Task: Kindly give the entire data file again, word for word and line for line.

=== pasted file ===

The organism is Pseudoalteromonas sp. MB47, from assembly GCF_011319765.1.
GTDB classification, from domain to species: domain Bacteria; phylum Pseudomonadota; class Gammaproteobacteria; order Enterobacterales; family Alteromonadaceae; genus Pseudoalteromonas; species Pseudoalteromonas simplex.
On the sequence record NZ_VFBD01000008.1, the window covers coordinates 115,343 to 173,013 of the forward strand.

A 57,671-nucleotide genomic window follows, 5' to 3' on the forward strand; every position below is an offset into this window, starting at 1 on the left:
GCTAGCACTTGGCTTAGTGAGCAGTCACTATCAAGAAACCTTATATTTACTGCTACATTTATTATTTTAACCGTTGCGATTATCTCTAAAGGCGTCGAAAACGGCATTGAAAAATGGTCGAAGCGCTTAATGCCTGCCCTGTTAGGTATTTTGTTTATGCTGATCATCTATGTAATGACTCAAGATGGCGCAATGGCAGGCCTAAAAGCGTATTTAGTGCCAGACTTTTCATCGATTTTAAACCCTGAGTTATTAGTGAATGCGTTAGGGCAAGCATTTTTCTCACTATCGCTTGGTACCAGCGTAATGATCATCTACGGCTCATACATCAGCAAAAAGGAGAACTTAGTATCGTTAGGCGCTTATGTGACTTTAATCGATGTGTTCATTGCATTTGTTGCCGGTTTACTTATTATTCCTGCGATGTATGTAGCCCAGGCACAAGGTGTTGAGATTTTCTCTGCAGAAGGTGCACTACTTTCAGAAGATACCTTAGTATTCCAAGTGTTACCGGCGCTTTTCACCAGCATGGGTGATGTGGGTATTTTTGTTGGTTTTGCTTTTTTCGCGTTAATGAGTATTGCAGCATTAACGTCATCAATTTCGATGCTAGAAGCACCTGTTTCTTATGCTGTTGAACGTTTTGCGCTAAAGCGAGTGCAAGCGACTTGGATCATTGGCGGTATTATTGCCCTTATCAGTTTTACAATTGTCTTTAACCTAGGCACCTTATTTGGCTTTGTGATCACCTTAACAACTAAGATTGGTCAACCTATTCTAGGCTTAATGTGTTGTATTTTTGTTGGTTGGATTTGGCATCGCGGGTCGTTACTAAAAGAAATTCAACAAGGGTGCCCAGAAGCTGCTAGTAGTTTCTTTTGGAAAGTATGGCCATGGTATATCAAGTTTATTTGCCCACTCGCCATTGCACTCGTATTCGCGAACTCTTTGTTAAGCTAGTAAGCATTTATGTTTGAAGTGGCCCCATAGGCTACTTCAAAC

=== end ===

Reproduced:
The organism is Pseudoalteromonas sp. MB47, from assembly GCF_011319765.1.
GTDB classification, from domain to species: domain Bacteria; phylum Pseudomonadota; class Gammaproteobacteria; order Enterobacterales; family Alteromonadaceae; genus Pseudoalteromonas; species Pseudoalteromonas simplex.
On the sequence record NZ_VFBD01000008.1, the window covers coordinates 115,343 to 173,013 of the forward strand.

A 57,671-nucleotide genomic window follows, 5' to 3' on the forward strand; every position below is an offset into this window, starting at 1 on the left:
GCTAGCACTTGGCTTAGTGAGCAGTCACTATCAAGAAACCTTATATTTACTGCTACATTTATTATTTTAACCGTTGCGATTATCTCTAAAGGCGTCGAAAACGGCATTGAAAAATGGTCGAAGCGCTTAATGCCTGCCCTGTTAGGTATTTTGTTTATGCTGATCATCTATGTAATGACTCAAGATGGCGCAATGGCAGGCCTAAAAGCGTATTTAGTGCCAGACTTTTCATCGATTTTAAACCCTGAGTTATTAGTGAATGCGTTAGGGCAAGCATTTTTCTCACTATCGCTTGGTACCAGCGTAATGATCATCTACGGCTCATACATCAGCAAAAAGGAGAACTTAGTATCGTTAGGCGCTTATGTGACTTTAATCGATGTGTTCATTGCATTTGTTGCCGGTTTACTTATTATTCCTGCGATGTATGTAGCCCAGGCACAAGGTGTTGAGATTTTCTCTGCAGAAGGTGCACTACTTTCAGAAGATACCTTAGTATTCCAAGTGTTACCGGCGCTTTTCACCAGCATGGGTGATGTGGGTATTTTTGTTGGTTTTGCTTTTTTCGCGTTAATGAGTATTGCAGCATTAACGTCATCAATTTCGATGCTAGAAGCACCTGTTTCTTATGCTGTTGAACGTTTTGCGCTAAAGCGAGTGCAAGCGACTTGGATCATTGGCGGTATTATTGCCCTTATCAGTTTTACAATTGTCTTTAACCTAGGCACCTTATTTGGCTTTGTGATCACCTTAACAACTAAGATTGGTCAACCTATTCTAGGCTTAATGTGTTGTATTTTTGTTGGTTGGATTTGGCATCGCGGGTCGTTACTAAAAGAAATTCAACAAGGGTGCCCAGAAGCTGCTAGTAGTTTCTTTTGGAAAGTATGGCCATGGTATATCAAGTTTATTTGCCCACTCGCCATTGCACTCGTATTCGCGAACTCTTTGTTAAGCTAGTAAGCATTTATGTTTGAAGTGGCCCCATAGGCTACTTCAAAC